20. ^ Xirau, Ramón (2004) Entre La Poesia y El Conocimiento: Antologia de Ensayos Criticos Sobre Poetas y Poesia Iberoamericanos. Mexico City: Fondo de Cultura Económica p. 219.
  21. ^ Stavans (2003). Octavio Paz: A Meditation. University of Arizona Press. p. 3.
  22. ^ Configurations, Historical Collection: UNESCO Culture Sector, UNESCO official website
  23. ^ "National Book Awards – 1974". National Book Foundation. Retrieved 2012-03-11.
    There was a National Book Award category Translation from 1967 to 1983.
  24. ^ Yvon Grenier, From Art to Politics: Octavio Paz and the Pursuit of Freedom (Rowman and Littlefield, 1991); Spanish trans. Del arte a la política, Octavio Paz y la busquedad de la libertad (Fondo de Cultura Económica, 1994).
  25. ^ Paz, Octavio. "Signs in Rotation" (1967), The Bow and the Lyre, trans. Ruth L.C. Simms (Austin: University of Texas Press, 1973), p. 249.
  26. ^ Christopher Domínguez Michael (November 2009). "Memorias del encuentro: "La experiencia de la libertad"". Letras Libres (in Spanish). Retrieved July 10, 2013.
  27. ^ Paz, Octavio (1997). In Light of India. Translated by Weinberger, Eliot. London: Houghton Mifflin Harcourt. p. 76. ISBN 978-0-15-600578-4.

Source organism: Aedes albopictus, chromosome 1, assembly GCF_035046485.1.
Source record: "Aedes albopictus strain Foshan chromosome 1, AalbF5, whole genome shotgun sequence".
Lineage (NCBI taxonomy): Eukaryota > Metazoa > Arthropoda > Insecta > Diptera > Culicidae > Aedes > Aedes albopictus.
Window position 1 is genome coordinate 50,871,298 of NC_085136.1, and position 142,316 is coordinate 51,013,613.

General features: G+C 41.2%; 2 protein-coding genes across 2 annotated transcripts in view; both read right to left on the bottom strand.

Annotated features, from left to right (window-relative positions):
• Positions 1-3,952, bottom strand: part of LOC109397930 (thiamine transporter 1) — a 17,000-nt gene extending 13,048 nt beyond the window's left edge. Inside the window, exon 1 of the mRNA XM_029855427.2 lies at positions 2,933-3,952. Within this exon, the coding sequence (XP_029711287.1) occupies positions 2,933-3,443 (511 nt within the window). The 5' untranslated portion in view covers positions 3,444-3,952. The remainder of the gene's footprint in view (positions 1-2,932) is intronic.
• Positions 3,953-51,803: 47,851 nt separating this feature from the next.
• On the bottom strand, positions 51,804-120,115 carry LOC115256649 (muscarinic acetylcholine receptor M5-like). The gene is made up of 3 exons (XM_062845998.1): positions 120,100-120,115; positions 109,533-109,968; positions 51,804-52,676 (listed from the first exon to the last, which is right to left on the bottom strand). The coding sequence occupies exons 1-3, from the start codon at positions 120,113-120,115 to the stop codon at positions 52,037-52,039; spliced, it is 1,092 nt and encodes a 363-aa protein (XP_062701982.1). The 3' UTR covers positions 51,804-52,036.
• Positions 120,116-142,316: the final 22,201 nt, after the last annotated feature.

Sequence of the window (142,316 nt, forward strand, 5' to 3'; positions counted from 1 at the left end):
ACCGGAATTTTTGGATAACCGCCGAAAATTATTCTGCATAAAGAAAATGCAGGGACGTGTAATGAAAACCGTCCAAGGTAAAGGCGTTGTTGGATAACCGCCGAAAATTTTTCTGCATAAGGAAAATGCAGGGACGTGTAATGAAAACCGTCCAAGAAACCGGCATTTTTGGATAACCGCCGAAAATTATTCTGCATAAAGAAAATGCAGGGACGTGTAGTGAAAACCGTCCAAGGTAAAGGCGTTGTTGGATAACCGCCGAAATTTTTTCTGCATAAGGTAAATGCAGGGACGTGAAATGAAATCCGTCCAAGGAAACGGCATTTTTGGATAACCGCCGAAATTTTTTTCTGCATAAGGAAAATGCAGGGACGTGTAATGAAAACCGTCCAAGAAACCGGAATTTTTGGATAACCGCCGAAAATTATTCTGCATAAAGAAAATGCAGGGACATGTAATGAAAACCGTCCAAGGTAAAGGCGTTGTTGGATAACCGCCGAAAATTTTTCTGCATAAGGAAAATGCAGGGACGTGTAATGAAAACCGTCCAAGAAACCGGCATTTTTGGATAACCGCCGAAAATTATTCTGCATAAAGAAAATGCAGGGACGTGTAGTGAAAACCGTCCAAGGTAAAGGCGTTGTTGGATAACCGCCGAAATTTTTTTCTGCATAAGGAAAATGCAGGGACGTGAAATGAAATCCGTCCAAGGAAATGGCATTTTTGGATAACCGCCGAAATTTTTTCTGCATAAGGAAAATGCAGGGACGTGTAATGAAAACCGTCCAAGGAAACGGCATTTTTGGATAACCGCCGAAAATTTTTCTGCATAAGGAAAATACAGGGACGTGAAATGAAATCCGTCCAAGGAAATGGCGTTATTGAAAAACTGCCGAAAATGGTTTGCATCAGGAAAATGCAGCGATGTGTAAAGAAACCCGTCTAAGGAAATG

28. ^ Huffschmid (2004) pp. 127–151
  29. ^ Huffschmid (2004) p145
  30. ^ Paz, Octavio (1988). Primeras letras (1931–1943). Vuelta. p. 114.
  31. ^ Member of Colegio Nacional (in spanish) Archived 2011-09-19 at the Wayback Machine
  32. ^ "Honorary Degree National Autonomous University of Mexico". Archived from the original on 2014-02-25.
  33. ^ "Honorary Degree Harvard University".
  34. ^ Presidency of the Italian Republic. "Awards granted to Octavio Paz by the Italian Republic" (in Italian). Retrieved August 13, 2013.
  35. ^ "Early Poems 1935-1955". Retrieved 2023-10-06.
  36. ^ "Collected Poems 1957-1987". Retrieved 2023-10-06.